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From BIM (Building Information Modelling) to BEM (Building Energy Modelling): a collaborative approach

Conference Paper


Abstract


  • The use of simulation to predict building energy performance has been shown to have significant benefits in terms of reducing energy consumption and greenhouse gas emissions. However, in terms of implementation, the process can be disjointed and messy, with a lack of integration between architects and engineers. For the process of creating a building energy simulation to be more efficient, a seamless transition from an architectural design to an energy model is required. This paper highlights some of the practical issues manifest in the process of data exchange for energy analysis. It presents a proposed workflow for the exchange of data between architectural professionals and mechanical engineers for the purposes of building energy simulation. The workflow is based upon the information delivery manuals (IDMs) from buildingSMART using non-proprietary industry foundation class (IFC) format, in order to ensure its wide scale adoptability. Construction material parameters are integrated within the architectural building information model (BIM) allowing for improved transparency between the disciplines in both directions. This methodology also enables an iterative design process, reducing the amount of modelling work required by the engineer and allowing for better informed design decision-making by the architect. This offers the potential to reduce costs, and avoid unnecessary delays and miscommunications.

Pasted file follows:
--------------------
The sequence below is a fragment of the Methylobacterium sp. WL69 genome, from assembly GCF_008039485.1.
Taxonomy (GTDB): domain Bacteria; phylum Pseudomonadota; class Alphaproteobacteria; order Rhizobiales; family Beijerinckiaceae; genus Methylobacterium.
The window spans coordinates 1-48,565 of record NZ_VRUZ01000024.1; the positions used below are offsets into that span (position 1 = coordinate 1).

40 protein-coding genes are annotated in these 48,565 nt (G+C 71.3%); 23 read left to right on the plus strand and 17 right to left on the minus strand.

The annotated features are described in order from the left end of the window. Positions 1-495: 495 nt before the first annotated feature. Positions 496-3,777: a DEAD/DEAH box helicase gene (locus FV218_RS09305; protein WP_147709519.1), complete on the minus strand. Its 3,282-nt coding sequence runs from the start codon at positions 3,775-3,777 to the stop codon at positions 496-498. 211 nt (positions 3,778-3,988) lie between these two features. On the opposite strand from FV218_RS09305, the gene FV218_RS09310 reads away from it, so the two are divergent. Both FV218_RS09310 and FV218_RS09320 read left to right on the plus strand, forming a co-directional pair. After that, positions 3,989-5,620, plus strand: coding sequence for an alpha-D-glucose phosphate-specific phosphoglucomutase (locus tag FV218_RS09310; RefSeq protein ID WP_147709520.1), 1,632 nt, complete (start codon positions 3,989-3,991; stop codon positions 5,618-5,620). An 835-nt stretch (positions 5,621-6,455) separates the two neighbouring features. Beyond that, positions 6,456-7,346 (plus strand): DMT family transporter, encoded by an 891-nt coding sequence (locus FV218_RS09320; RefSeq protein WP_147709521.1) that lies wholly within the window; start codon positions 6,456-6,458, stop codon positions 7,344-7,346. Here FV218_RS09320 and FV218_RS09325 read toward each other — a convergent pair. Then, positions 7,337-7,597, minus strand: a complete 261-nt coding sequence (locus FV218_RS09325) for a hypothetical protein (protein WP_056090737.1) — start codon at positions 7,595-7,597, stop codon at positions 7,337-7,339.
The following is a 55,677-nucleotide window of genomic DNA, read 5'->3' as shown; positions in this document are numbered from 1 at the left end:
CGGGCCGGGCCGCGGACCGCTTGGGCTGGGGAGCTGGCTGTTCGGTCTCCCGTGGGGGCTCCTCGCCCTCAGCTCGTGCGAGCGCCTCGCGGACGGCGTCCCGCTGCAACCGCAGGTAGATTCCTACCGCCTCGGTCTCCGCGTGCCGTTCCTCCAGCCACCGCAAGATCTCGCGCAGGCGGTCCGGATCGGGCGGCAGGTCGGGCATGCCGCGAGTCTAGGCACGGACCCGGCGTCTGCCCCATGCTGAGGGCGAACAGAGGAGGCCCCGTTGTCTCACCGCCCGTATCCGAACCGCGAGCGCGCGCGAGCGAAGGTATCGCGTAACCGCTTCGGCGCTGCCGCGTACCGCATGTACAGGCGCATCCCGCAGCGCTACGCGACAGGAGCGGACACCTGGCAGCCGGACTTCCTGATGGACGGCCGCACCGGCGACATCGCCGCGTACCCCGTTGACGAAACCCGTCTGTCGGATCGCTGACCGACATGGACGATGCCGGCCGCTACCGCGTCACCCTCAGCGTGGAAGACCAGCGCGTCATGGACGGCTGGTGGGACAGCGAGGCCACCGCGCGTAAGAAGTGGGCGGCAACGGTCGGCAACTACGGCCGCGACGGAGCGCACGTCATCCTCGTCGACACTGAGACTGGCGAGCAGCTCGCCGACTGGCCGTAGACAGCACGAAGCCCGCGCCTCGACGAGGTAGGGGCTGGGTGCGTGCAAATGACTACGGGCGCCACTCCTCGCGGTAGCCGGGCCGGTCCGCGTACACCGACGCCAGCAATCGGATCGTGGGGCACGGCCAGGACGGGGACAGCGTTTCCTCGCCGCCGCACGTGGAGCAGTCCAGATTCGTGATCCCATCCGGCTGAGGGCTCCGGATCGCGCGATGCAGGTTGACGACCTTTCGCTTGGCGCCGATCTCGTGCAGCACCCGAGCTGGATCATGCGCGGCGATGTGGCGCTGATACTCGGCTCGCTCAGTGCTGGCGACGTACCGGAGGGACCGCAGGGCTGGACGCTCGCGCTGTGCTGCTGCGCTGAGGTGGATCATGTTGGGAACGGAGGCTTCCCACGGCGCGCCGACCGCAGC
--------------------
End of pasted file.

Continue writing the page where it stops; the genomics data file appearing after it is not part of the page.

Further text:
Publication Date


  • 2017

Citation


  • Heffernan, E., Sohel, M. I., Beazley, S. & McCarthy, T. J. (2017). From BIM (Building Information Modelling) to BEM (Building Energy Modelling): a collaborative approach. Australasian Building Simulation 2017 Conference Proceedings (pp. 1-11).

Start Page


  • 1

End Page


  • 11

Abstract


  • The use of simulation to predict building energy performance has been shown to have significant benefits in terms of reducing energy consumption and greenhouse gas emissions. However, in terms of implementation, the process can be disjointed and messy, with a lack of integration between architects and engineers. For the process of creating a building energy simulation to be more efficient, a seamless transition from an architectural design to an energy model is required. This paper highlights some of the practical issues manifest in the process of data exchange for energy analysis. It presents a proposed workflow for the exchange of data between architectural professionals and mechanical engineers for the purposes of building energy simulation. The workflow is based upon the information delivery manuals (IDMs) from buildingSMART using non-proprietary industry foundation class (IFC) format, in order to ensure its wide scale adoptability. Construction material parameters are integrated within the architectural building information model (BIM) allowing for improved transparency between the disciplines in both directions. This methodology also enables an iterative design process, reducing the amount of modelling work required by the engineer and allowing for better informed design decision-making by the architect. This offers the potential to reduce costs, and avoid unnecessary delays and miscommunications.

Publication Date


  • 2017

Citation


  • Heffernan, E., Sohel, M. I., Beazley, S. & McCarthy, T. J. (2017). From BIM (Building Information Modelling) to BEM (Building Energy Modelling): a collaborative approach. Australasian Building Simulation 2017 Conference Proceedings (pp. 1-11).

Start Page


  • 1

End Page


  • 11